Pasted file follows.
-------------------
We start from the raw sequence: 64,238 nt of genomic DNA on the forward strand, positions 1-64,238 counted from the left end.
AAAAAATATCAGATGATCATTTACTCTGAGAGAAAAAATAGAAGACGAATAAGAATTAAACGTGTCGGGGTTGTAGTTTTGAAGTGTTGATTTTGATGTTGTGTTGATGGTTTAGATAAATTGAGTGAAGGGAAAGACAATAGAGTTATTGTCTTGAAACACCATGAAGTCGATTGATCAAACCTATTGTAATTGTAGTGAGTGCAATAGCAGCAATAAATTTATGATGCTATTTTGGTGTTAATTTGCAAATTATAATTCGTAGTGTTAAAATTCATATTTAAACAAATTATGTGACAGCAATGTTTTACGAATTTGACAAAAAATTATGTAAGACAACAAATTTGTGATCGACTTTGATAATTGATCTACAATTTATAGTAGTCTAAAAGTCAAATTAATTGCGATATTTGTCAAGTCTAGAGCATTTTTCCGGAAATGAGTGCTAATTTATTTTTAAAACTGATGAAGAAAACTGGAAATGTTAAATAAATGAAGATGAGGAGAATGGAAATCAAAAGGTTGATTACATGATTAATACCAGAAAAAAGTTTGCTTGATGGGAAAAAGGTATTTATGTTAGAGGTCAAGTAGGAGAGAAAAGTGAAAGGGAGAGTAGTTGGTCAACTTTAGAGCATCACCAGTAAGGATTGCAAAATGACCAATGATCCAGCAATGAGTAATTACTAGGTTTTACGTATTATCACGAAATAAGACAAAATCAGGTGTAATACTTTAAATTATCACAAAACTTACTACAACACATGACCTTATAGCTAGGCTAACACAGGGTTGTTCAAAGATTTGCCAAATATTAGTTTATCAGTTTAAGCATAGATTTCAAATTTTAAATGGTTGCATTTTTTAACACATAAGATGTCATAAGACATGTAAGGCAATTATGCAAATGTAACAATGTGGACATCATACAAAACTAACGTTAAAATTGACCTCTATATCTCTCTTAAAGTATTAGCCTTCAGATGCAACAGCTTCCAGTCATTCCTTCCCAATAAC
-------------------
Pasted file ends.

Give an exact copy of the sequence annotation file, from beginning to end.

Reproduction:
We start from the raw sequence: 64,238 nt of genomic DNA on the forward strand, positions 1-64,238 counted from the left end.
AAAAAATATCAGATGATCATTTACTCTGAGAGAAAAAATAGAAGACGAATAAGAATTAAACGTGTCGGGGTTGTAGTTTTGAAGTGTTGATTTTGATGTTGTGTTGATGGTTTAGATAAATTGAGTGAAGGGAAAGACAATAGAGTTATTGTCTTGAAACACCATGAAGTCGATTGATCAAACCTATTGTAATTGTAGTGAGTGCAATAGCAGCAATAAATTTATGATGCTATTTTGGTGTTAATTTGCAAATTATAATTCGTAGTGTTAAAATTCATATTTAAACAAATTATGTGACAGCAATGTTTTACGAATTTGACAAAAAATTATGTAAGACAACAAATTTGTGATCGACTTTGATAATTGATCTACAATTTATAGTAGTCTAAAAGTCAAATTAATTGCGATATTTGTCAAGTCTAGAGCATTTTTCCGGAAATGAGTGCTAATTTATTTTTAAAACTGATGAAGAAAACTGGAAATGTTAAATAAATGAAGATGAGGAGAATGGAAATCAAAAGGTTGATTACATGATTAATACCAGAAAAAAGTTTGCTTGATGGGAAAAAGGTATTTATGTTAGAGGTCAAGTAGGAGAGAAAAGTGAAAGGGAGAGTAGTTGGTCAACTTTAGAGCATCACCAGTAAGGATTGCAAAATGACCAATGATCCAGCAATGAGTAATTACTAGGTTTTACGTATTATCACGAAATAAGACAAAATCAGGTGTAATACTTTAAATTATCACAAAACTTACTACAACACATGACCTTATAGCTAGGCTAACACAGGGTTGTTCAAAGATTTGCCAAATATTAGTTTATCAGTTTAAGCATAGATTTCAAATTTTAAATGGTTGCATTTTTTAACACATAAGATGTCATAAGACATGTAAGGCAATTATGCAAATGTAACAATGTGGACATCATACAAAACTAACGTTAAAATTGACCTCTATATCTCTCTTAAAGTATTAGCCTTCAGATGCAACAGCTTCCAGTCATTCCTTCCCAATAAC